U works through sluggish performance to win

Minnesota hit just .234, the sixth time the team has hit below .300 during the conference season

Ben Goessling

IOWA CITY, Iowa – On Tuesday, Minnesota volleyball coach Mike Hebert called Iowa’s cavernous Carver-Hawkeye Arena a “rat’s nest” – not a place you come to play your best volleyball.

The moniker was appropriate since the ninth-ranked Gophers’ match with Iowa Wednesday night was one the team was just looking to survive.

Minnesota did emerge with a 3-1 win, running its road record to 10-0 this season. But that was about all Hebert could say for the team’s performance, a 30-27, 23-30, 30-27, and 31-29 victory before a sparse crowd of 384.

“We looked flat and tired, but we had just enough,” Hebert said. “We haven’t played well in a few matches, but I feel good about the win.”

Minnesota (19-3, 6-1 Big Ten) managed an overall hitting percentage of just .234, the sixth time the team has hit below .300 during the conference season.

Save for the third game, where the team posted a .353 hitting percentage and recorded a season-high 27 kills, Minnesota displayed many of the characteristics it showed in its five-game loss to Illinois last Saturday.

A low hitting percentage and 31 errors by his team aside, Hebert attributed a greater part of the team’s offensive struggles to its continuing inability to terminate the ball.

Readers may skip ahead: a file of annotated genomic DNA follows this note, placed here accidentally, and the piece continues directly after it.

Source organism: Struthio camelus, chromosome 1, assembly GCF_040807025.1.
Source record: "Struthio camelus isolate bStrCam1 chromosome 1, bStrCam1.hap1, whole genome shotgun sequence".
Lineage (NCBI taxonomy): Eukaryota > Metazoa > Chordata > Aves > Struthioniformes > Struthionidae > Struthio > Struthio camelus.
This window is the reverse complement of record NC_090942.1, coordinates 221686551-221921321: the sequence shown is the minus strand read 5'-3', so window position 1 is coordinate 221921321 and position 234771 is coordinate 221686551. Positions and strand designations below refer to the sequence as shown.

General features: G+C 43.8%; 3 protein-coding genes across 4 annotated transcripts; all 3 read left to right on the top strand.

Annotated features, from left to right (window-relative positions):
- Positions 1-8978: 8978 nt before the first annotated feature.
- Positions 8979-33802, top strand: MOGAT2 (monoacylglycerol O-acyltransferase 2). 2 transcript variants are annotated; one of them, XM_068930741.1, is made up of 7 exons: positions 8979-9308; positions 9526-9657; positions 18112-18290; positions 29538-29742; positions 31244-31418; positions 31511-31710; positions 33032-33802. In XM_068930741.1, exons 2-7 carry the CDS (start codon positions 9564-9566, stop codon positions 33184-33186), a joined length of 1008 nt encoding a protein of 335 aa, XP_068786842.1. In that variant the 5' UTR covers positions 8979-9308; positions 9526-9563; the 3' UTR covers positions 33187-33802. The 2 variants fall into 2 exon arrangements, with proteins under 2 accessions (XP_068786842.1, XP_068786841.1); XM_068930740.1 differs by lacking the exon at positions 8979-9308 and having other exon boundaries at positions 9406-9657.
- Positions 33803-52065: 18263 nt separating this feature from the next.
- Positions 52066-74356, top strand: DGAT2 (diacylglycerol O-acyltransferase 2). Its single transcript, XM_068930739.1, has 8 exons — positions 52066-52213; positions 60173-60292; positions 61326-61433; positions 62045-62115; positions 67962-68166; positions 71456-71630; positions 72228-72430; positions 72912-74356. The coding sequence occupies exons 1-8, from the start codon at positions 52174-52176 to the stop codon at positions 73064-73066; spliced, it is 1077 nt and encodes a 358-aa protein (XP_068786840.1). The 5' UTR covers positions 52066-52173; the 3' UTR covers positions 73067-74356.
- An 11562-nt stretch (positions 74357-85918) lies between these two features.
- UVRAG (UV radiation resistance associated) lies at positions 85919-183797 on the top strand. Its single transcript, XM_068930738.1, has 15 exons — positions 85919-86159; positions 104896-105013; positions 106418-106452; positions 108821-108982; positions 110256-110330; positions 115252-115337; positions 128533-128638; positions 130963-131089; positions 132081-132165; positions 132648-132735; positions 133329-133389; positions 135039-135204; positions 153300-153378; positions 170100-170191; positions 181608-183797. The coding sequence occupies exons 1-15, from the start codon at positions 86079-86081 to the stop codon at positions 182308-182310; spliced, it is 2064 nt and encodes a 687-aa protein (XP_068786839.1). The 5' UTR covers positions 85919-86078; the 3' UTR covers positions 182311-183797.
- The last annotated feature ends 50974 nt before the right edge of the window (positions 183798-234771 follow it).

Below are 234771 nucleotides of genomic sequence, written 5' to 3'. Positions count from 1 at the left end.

“I’m very concerned with the offense,” Hebert said. “We have to find somebody on their game offensively before Saturday. When everybody’s off their game, who do you set to?”

The Gophers must solve that riddle before the weekend, as eighth-ranked Penn State visits the Sports Pavilion on Saturday.

Setter Lindsey Vander Well attributed the team’s struggles to its lack of communication inside Carver-Hawkeye arena, which was built to host Iowa’s basketball teams and capacity crowds of over 15,000.

“When there are so few people in such a big gym, it’s really hard to hear on the court,” Vander Well said. “We talked about making this gym our own, but we let down on communication.”

Hebert credited a much-improved Iowa team, whose unusual offensive style gave Minnesota fits all night.

The Hawkeyes’ passes to back-row hitters confused Minnesota’s block, which was often forced to commit to one side of the court, giving Iowa (8-9, 2-5) scores of open shots.

“They threw over a lot of junk,” outside hitter Erin Martin said of the Hawkeyes, who run a similar offensive style to Penn State. “We struggled with it, but it will definitely help for Saturday.”

Minnesota won the first game 30-27 behind five kills from Martin, who posted a career-high 25 kills in Wednesday’s match. But in game two, the Gophers’ problems returned.

Minnesota’s offensive struggles and a .113 hitting percentage allowed Iowa to lead by as many as 13 points before a late Gophers rally closed the gap to six. Vander Well’s service error, however, sealed a 30-23 win for the Hawkeyes.

Vander Well handed out 24 assists in the third game on her way to 74 for the match, tying a team record for a four-game contest.

For the match, sophomore Amanda Cipperly added a season-high 10 kills while freshman Paula Gentil tied a career high with 27 digs.

After holding on for a 31-29 win in game four, the Gophers escaped out of the gym in a matter of minutes, win in hand and breathing a sigh of relief.

“It’s tough to come down here in the middle of the week,” Hebert said. “There’s been a virus going around the team, and we’re just tired.”

Tough baggage to carry into a rat’s nest.


Ben Goessling covers volleyball and welcomes comments at [email protected]